Sunday, June 14, 2009

Mi Abuelita

One of the people I most admire here is my host mom’s mother – my host grandmother. Her name is Dona Luisa, and she must be in her seventies. She has nine children, eight of whom still live in this small town. Her grandparents lived in Masatepe, the larger town down the road from Fatima, and her grandfather was an immigrant from France.

Last night Luisa announced that she was going to plant her terreno, the family field that is about a 10 minute walk outside of town. I asked if I could come to help. We went out this morning - Dona Luisa, my host mom, three of my host brothers (I have four total), and I - before the sun got too hot. There were a couple of guys there already using a draft horse to plough the weeds under. We each took a bowl of beans and started walking down the plowed rows, dropping the beans in slowly, and kicking dirt over them.

After the beans were planted, we left the two guys and one of my host brothers there to plant the remaining part of the field with corn, while the rest of us went out to see the part of the terreno that is planted with fruit trees. We walked through a field of coffee trees, and my host grandma remarked that the harvest probably won’t be good this year, since there hasn’t been enough rain yet. We collected some fallen mangos – stragglers, since the season has really almost ended. My host grandma offered me the one ripe orange clinging to a small orange tree. It was tart and extremely juicy.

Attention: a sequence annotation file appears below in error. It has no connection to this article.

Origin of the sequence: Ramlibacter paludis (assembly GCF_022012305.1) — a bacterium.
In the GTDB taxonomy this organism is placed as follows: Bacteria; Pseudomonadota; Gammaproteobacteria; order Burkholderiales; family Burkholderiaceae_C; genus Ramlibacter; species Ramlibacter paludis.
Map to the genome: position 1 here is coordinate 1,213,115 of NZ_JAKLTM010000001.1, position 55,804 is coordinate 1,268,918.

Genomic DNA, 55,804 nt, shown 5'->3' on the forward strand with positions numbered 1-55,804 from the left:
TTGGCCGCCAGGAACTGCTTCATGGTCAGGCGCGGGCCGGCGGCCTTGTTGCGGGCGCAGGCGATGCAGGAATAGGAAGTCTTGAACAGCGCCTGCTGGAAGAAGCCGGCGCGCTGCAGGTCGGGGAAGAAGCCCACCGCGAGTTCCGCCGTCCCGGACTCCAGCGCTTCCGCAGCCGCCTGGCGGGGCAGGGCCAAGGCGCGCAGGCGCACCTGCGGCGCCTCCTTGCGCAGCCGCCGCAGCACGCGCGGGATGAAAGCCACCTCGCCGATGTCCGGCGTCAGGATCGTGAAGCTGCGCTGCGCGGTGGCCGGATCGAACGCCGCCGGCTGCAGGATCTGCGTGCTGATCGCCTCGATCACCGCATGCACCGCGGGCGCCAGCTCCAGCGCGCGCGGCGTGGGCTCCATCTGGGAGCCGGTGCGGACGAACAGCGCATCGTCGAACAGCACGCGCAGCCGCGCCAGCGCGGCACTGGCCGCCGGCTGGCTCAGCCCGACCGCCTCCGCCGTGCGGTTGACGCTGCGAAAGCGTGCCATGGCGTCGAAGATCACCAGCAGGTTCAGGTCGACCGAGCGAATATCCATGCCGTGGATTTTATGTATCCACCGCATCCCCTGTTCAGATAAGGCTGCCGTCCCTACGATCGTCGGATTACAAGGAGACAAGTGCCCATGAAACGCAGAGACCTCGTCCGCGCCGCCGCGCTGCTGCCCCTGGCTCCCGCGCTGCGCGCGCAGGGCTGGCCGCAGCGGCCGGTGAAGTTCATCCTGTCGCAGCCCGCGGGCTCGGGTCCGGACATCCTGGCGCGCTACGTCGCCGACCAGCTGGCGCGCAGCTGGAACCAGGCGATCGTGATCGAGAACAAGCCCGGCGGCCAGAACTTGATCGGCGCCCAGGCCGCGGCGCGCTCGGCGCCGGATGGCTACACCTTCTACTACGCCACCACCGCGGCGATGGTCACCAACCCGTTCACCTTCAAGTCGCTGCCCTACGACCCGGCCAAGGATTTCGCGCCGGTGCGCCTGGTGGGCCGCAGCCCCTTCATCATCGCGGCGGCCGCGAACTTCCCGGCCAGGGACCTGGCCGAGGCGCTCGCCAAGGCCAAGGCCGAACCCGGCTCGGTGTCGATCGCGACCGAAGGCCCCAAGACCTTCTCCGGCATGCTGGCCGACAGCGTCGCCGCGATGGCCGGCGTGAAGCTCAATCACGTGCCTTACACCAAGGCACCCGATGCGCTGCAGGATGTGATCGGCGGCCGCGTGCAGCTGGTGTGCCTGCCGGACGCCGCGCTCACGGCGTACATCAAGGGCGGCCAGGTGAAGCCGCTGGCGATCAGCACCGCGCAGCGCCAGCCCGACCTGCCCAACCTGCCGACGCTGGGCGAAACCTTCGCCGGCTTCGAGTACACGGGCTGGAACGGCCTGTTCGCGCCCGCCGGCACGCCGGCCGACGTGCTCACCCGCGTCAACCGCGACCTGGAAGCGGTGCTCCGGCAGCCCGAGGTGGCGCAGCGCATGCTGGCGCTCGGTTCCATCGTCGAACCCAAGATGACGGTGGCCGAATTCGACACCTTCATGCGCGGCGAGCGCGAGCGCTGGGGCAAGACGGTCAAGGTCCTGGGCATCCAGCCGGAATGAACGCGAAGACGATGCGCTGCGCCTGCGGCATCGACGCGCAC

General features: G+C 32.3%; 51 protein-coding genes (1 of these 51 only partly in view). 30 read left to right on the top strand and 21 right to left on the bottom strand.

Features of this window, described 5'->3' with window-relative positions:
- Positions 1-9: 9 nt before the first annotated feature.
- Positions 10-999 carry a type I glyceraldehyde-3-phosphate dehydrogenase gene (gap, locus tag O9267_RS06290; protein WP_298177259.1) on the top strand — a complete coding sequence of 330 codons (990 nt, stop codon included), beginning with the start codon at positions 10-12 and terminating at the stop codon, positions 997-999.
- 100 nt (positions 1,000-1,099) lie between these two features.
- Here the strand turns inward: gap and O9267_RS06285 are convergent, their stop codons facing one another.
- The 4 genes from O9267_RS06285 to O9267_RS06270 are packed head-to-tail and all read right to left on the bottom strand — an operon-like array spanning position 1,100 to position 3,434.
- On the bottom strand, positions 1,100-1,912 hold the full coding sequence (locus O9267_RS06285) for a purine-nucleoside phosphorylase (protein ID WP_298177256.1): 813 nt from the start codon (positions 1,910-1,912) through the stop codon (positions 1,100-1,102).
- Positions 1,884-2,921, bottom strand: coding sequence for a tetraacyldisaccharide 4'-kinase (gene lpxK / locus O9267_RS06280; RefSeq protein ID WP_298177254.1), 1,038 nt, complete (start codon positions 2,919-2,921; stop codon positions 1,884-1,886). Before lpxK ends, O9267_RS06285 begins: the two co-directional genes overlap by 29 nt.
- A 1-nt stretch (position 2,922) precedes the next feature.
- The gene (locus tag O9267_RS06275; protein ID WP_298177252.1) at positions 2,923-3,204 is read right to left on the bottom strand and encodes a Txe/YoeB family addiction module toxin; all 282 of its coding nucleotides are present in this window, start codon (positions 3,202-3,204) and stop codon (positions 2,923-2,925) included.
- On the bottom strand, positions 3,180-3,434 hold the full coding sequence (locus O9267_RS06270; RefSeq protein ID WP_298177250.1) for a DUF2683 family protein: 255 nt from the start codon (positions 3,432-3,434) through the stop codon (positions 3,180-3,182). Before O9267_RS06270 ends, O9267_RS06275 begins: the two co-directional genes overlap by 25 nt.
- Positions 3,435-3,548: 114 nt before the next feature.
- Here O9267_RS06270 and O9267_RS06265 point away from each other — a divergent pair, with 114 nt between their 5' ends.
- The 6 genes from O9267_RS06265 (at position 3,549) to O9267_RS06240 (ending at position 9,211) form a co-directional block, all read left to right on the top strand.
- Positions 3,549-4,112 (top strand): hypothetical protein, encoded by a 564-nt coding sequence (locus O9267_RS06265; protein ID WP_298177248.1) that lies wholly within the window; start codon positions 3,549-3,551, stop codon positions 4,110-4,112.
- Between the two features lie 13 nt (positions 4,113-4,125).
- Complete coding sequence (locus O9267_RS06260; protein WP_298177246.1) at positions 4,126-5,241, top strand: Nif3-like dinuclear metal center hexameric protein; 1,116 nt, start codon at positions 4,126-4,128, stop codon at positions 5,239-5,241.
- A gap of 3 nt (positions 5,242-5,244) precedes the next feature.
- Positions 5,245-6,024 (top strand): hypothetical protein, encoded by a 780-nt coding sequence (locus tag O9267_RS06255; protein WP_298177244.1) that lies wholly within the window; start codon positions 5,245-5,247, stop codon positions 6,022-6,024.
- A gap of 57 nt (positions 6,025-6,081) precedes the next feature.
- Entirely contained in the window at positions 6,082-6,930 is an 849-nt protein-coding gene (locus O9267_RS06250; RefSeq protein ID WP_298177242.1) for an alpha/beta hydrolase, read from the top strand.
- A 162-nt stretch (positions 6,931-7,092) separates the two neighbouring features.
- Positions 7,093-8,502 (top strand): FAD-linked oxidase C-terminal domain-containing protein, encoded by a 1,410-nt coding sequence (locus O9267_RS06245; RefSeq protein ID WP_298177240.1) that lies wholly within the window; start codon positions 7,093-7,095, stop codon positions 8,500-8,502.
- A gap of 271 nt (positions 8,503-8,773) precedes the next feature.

When we got to the avocado grove, my host mom told my brothers to go climb up the trees. They each scrambled up, at least 30 feet in the air, and started shaking. Avocados rained down. We collected them and wrapped them in tee shirts to carry them back. On the way, one of my host brothers picked up a big brownish ball-looking item from the ground, cut it open with a machete, and offered me a piece of orange fruit that tasted like papaya, only better. “It’s called mamey,” my host mom informed me.

While we walked back, I asked Luisa about the terreno. I asked her if the land had always been in the family. She explained that after the revolution, a lot of people left their land. This parcel had once belonged to a wealthy family, who left during the revolution. When the Sandinistas took power, they divided up land and gave it to peasants who had never owned land before. Now the family has four manzanas (an area of land slightly larger than an acre) that they plant each year. Before that time, the family had to rent land to plant it.

I really loved being out there this morning, following the family in one of its annual routines. My host family insists that they are poor people, and it’s true that they have very little in the way of material possessions as compared to North Americans. But there is wealth here too. The more time I spend learning from my host family, the more convinced I am of that fact.

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